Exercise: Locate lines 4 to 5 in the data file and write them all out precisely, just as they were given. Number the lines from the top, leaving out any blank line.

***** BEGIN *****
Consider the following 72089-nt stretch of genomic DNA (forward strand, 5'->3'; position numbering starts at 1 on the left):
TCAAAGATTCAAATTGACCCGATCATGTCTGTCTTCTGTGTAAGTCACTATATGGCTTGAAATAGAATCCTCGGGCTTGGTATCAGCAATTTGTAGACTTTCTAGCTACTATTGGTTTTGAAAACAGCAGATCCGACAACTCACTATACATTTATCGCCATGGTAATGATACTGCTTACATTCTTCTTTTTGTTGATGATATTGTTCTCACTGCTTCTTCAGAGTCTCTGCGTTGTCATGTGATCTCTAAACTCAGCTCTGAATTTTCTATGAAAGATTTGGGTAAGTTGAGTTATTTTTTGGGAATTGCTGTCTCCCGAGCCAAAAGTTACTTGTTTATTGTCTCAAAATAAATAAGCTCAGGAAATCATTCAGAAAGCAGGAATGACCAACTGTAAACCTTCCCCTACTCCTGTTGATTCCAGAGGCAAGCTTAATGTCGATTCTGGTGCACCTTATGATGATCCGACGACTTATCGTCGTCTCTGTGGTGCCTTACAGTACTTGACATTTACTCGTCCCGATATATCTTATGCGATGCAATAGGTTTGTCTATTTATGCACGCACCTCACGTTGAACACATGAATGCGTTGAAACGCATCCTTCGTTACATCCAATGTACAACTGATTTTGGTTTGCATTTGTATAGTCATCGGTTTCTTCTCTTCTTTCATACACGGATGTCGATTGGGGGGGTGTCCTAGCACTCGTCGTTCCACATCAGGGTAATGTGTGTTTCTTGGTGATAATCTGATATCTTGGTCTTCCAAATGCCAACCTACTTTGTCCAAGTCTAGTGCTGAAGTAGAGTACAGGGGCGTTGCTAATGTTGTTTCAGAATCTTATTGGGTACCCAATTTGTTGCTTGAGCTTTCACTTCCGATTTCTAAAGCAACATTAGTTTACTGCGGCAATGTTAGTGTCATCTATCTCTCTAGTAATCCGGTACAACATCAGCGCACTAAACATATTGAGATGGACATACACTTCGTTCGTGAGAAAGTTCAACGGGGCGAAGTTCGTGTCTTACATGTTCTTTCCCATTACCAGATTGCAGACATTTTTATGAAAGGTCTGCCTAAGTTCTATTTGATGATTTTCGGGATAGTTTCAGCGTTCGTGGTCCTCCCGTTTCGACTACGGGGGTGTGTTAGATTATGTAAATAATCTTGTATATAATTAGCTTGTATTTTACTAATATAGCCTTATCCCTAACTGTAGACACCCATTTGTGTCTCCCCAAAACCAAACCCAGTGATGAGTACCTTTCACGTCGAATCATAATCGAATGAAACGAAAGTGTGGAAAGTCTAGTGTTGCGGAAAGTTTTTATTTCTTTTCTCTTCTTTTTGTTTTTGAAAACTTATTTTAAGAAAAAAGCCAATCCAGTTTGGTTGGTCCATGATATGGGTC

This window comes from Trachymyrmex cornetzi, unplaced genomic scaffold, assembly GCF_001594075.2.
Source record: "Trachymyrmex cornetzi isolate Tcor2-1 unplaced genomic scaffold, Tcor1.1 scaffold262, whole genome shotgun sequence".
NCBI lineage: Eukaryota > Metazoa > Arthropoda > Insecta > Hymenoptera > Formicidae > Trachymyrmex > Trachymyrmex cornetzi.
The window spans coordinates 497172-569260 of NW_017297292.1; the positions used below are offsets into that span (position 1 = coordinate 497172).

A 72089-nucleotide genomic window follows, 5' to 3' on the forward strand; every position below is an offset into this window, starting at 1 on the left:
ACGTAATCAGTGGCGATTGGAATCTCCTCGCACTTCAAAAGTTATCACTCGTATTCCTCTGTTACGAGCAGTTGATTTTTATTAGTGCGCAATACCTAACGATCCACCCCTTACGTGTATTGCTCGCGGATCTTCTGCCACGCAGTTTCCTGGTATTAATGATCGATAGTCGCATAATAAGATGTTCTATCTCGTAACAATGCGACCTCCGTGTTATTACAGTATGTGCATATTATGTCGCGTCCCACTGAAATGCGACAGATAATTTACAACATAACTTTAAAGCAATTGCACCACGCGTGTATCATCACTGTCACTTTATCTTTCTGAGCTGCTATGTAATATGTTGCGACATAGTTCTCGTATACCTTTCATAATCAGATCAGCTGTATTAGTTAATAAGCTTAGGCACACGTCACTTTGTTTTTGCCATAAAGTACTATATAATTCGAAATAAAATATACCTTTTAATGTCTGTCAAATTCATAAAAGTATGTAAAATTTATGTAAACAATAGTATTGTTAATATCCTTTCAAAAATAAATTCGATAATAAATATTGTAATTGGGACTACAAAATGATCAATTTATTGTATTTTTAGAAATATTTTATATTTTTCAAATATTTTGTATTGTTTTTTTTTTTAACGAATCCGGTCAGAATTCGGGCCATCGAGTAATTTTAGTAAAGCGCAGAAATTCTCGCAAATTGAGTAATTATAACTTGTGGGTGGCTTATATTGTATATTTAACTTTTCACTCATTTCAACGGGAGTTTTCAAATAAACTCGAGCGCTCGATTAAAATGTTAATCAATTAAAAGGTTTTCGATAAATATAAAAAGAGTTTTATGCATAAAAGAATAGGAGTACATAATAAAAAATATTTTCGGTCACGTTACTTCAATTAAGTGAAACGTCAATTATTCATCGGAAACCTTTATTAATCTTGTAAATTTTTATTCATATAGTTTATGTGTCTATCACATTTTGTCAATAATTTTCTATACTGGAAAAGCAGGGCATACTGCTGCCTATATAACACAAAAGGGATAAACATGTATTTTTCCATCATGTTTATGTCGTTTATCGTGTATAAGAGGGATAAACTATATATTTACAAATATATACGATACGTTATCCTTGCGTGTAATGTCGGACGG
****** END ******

Source record: "Trachymyrmex cornetzi isolate Tcor2-1 unplaced genomic scaffold, Tcor1.1 scaffold262, whole genome shotgun sequence".
NCBI lineage: Eukaryota > Metazoa > Arthropoda > Insecta > Hymenoptera > Formicidae > Trachymyrmex > Trachymyrmex cornetzi.